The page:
A company called mobius is the winner of the third-annual “AgSharks” competition. The company produces biodegradable polymers from agricultural, food and forestry wastes.
S2G Ventures and the Western Growers Association created AgSharks to help agriculture- and food-startup companies take their inventions from development to commercialization.
The mobius startup’s first technology is a platform for biobased materials that can be used as drop-in replacements for petroleum-based polymers. Tony Bova is the CEO and a co-founder of mobius, based in Lenoir City, Tennessee. Co-founder Jeff Beegle serves as chief science officer. The two men met at the University of Toledo where Bova earned a degree in chemistry and Beegle earned a degree in bioengineering.
One of their first projects was developing a biodegradable plastic mulch. In graduate school at the University of Tennessee they were encouraged to participate in a business-pitch competition. From that university's competition they created a business plan and in 2016 launched their company.
“Our goal was to become a raw-material supplier of bioplastics,” Bova said.
They converted to feedstock wastes from lumber companies and cellulosic biorefineries. The feedstocks are used in the production of plastic mulch and plastic flower pots among other products. The startup’s co-founders applied for the AgSharks competition two years ago; in November they competed with innovators from five other young companies. For winning the contest, mobius is receiving $250,000 in investment capital from S2G Ventures and access to Western Growers Association members to pilot their innovations.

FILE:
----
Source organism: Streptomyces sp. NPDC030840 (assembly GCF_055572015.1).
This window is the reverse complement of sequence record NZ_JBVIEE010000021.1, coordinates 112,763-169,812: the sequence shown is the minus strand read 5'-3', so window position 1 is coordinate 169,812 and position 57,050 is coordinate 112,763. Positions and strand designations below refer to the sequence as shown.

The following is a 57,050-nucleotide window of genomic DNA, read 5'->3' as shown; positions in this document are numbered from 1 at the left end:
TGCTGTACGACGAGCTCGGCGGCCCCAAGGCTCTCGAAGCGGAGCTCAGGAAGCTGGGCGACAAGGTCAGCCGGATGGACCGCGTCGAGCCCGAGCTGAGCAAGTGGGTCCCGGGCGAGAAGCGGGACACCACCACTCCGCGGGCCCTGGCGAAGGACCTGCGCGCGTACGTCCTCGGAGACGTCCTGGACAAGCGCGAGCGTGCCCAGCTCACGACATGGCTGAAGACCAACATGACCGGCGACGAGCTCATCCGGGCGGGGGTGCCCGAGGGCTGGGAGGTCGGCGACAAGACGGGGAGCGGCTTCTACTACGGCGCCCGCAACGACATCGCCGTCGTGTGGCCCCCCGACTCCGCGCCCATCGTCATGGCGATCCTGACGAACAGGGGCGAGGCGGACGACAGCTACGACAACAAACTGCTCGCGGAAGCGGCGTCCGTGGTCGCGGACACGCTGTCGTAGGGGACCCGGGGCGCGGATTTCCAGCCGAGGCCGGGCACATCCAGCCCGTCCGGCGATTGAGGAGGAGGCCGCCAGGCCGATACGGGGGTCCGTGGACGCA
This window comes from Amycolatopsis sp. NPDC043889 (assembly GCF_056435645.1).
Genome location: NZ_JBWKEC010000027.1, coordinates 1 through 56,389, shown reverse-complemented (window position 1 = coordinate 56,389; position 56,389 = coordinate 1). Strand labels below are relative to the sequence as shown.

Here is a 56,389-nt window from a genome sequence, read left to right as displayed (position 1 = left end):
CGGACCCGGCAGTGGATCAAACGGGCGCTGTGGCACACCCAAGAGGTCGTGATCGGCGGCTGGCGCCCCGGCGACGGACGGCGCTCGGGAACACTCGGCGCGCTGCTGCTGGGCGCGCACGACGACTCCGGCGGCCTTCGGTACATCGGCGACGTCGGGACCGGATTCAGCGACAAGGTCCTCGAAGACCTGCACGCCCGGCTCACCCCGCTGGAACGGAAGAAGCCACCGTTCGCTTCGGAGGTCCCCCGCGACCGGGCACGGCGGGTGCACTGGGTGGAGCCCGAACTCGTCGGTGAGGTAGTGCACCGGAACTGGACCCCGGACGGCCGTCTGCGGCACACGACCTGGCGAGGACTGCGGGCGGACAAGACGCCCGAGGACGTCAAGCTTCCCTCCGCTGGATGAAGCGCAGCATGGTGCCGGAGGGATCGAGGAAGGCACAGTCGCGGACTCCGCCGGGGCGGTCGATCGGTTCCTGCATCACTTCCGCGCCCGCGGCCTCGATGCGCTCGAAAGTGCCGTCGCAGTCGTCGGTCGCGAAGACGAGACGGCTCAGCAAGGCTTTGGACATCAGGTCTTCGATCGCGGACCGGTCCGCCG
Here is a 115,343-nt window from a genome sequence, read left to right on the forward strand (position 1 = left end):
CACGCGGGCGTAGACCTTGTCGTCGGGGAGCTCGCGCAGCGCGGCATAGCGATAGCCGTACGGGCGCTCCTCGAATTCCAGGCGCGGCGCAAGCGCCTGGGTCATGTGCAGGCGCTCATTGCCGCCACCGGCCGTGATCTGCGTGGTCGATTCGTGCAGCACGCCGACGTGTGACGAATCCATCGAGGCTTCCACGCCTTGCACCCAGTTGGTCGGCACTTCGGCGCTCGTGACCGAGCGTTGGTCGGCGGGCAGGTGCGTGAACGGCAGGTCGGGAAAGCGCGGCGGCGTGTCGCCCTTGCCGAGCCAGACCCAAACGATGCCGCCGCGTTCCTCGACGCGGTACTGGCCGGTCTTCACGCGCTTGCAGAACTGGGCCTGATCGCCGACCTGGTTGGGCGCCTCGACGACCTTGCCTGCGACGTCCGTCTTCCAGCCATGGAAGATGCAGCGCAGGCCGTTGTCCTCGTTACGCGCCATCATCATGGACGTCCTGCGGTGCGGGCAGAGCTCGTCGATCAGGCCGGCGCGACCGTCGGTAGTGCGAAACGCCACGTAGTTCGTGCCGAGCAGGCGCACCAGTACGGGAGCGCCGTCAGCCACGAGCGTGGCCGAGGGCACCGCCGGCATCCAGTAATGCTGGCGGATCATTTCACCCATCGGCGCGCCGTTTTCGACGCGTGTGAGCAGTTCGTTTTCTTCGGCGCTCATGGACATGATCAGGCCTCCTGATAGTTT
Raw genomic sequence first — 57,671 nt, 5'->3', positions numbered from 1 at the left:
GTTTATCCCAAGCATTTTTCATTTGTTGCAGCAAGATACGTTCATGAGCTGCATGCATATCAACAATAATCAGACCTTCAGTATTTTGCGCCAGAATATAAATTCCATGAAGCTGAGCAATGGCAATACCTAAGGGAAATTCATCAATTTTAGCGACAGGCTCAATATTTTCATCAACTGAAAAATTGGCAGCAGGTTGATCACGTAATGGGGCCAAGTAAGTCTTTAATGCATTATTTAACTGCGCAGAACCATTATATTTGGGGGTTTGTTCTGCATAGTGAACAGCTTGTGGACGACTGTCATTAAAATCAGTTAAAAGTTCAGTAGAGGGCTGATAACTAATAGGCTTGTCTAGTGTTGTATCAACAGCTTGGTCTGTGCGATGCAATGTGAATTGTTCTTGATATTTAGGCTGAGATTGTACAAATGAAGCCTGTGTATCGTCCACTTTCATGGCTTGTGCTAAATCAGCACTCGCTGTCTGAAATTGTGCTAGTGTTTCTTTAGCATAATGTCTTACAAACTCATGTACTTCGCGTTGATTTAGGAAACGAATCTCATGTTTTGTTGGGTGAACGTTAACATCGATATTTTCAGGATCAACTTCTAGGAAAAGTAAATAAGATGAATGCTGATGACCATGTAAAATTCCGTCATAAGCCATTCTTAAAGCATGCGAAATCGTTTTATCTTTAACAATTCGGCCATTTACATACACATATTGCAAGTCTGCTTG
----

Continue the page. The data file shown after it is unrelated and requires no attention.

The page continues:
S2G Ventures is a venture fund that invests in the food and agriculture industries. Western Growers is comprised of farmers in Arizona, California, Colorado and New Mexico. The association’s members provide more than half of the country’s fresh produce and tree nuts.
“We were happy to be selected as a finalist,” Bova said. “Winning was an even greater surprise.”
The award will be used to add an engineer to fine-tune manufacturing processes at mobius and to conduct trials of the bioplastics in controlled greenhouse trials, he said. The initial effort will be on producing biodegradable plastic mulch. But the polymers also could be used as biodegradable coatings for seeds and crop nutrients, and potentially in the production of silage bags.
“Some of the greatest ideas for uses come from our conversations with farmers and other landowners,” he said. “They know their problems and we want to hear from them.”
Matthew Walker, a managing director for S2V Ventures, was one of the AgSharks judges. The agriculture and food space is a good place to invest, he said.
“The competition showcases emerging technologies and helps to find companies that can help farmers be more profitable as well as meet the needs of consumers,” he said. “We’re taking early-stage risks to find solutions to problems.”
Startups chosen for the competition align with the venture-fund company’s objectives to support positive environmental, social and economic outcomes. They also are chosen to make life easier for players in the supply chain, he said. Mobius offers a solution to reducing consumption of petrochemical-based materials, which have a negative impact on the environment.